However, while laying out the amendment, Rep. Dukes (D-Austin) questioned the amount which I could divert from the Film and Music Marketing program, even though I had checked the figures multiple times with the legislative council and with the LBB and had submitted them to the parliamentarian. The LBB stood by the numbers until, in a closed door meeting, it changed its mind. After having written confirmation that this money could be diverted, it appeared to me that the establishment decided that these corporate welfare programs should not be on the table for discussion. Frustrated yet still determined, I amended my amendment again to only divert the $5.9 million from Economic Development and Tourism to community colleges and libraries. It was getting late at this point, so the Speaker adjourned the session until Sunday at 4 p.m.
On Saturday, wondering about the closed door meeting the night before, I called the Comptroller, Susan Combs, to confirm the propriety of the decision. She assured me that only $22 million of the $32 million would “cost the bill” and that I could move the remaining $10 million to any “bucket” that I desired. She also affirmed that of the $43.5 million in Economic Development and Tourism, she thought $3.5 million was available to move. She then set up a meeting with the Speaker’s office and her office on Sunday afternoon prior to the convening of the legislature at 4 p.m.
Immediately prior to the legislature being called to order Sunday afternoon, I was informed by both the LBB and the Comptroller’s staff that I could not divert the $10 million from Film and Music Marketing. A few minutes later they said I could not divert any of the funds from Economic Development and Tourism. Despite written assurances and published figures of available general revenue, this attempt also died in closed door discussions. My effort to exhaust corporate incentives and subsidies before cutting education and nursing homes was thwarted again. This experience showed that the system is designed to protect itself and that it is easier to cut funds for education and social welfare than for corporate welfare.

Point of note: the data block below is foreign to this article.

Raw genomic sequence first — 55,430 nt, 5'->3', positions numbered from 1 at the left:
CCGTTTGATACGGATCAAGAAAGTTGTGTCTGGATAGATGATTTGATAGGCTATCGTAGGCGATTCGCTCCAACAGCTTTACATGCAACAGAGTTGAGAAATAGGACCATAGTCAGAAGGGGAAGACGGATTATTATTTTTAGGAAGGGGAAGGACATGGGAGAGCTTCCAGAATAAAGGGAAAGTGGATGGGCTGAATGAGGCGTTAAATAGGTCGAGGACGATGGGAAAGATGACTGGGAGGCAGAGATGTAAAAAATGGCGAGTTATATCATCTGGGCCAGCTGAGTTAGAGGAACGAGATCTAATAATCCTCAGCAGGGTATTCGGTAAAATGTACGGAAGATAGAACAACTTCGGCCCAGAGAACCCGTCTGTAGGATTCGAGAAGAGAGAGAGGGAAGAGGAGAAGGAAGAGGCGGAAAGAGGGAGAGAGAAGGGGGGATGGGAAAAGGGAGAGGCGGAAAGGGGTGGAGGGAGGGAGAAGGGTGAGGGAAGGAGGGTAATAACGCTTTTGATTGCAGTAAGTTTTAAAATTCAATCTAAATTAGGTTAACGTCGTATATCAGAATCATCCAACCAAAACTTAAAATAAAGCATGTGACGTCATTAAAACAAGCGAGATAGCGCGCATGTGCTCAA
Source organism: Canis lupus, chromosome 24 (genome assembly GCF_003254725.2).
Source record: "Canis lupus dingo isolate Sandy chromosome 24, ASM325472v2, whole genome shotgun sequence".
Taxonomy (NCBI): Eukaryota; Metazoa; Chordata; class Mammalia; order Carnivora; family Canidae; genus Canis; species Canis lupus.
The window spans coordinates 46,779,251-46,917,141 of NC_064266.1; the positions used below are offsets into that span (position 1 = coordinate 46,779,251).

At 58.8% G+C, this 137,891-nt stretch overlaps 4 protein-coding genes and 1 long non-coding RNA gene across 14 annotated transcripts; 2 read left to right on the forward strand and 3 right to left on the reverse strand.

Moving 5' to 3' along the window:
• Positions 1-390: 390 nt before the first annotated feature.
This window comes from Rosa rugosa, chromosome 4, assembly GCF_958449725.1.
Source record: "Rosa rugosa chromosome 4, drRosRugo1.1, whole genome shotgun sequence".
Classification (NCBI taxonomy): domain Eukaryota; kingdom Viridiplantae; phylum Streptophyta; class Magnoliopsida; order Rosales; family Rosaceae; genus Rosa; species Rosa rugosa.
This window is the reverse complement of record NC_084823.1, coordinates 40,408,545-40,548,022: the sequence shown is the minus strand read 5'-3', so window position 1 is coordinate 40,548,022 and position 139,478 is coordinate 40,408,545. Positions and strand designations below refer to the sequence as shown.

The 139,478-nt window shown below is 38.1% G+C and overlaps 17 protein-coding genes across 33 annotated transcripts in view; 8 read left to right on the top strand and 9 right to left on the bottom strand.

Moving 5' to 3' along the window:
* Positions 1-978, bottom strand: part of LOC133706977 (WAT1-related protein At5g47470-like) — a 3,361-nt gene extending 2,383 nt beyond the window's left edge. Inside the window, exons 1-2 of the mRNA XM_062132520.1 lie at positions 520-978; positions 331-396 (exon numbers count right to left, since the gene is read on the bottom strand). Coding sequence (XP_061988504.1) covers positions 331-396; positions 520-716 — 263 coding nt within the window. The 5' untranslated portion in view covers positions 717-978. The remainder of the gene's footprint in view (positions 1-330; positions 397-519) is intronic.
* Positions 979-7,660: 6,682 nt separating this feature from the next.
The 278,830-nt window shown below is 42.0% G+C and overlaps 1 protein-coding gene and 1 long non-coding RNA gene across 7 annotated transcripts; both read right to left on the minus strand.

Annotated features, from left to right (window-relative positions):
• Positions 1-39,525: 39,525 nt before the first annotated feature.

Although I am in favor of cutting spending and balancing the budget without raising taxes and without using the Economic Stabilization Fund for planned recurring expenses, HB 1 did not cut the most obvious non-essential programs. It preserved more than $400 million in corporate subsidies, incentives, and marketing while cutting 37% from the Dept. of Aging and Disabilities as well as a substantial amount from education. So in the end I could not in good conscience support HB 1. To use Rep. Sylvester Turner’s words, it was “not a budget worthy of the Texas Legislature.” Such a budget, in my opinion, would have eliminated or at least drastically reduced corporate welfare before substantial cuts to social welfare, community colleges, K-12 education, and libraries were implemented. I fully support free market business-friendly policies. But, our government was instituted to promote the general welfare instead of handing out favors to particular industries in a few concentrated areas. For this reason I voted in protest of the system and against HB 1.
Other Legislative Matters
I laid out two more of my bills protecting dignity in travel before the Transportation Committee. The presentation was well received. House Bill 1938 prohibits the operation of virtual strip search scanners in Texas airports without either probable cause or immediate express informed consent. House Concurrent Resolution 80 expresses strong opposition to the Transportation Security Administration’s unreasonable searches. About two hours of testimony was given in favor of these bills and none in opposition.
“…a wise and frugal Government, which shall restrain men from injuring one another, shall leave them otherwise free to regulate their own pursuits of industry and improvement, and shall not take from the mouth of labor the bread it has earned. This is the sum of good government…” Thomas Jefferson, First Inaugural Address, Wednesday, March 4, 1801
Thank you for your prayers and for your suggestions. Your input is always welcome. Much work still remains. Please continue to pray that I may do what is right.
For Texas and Liberty,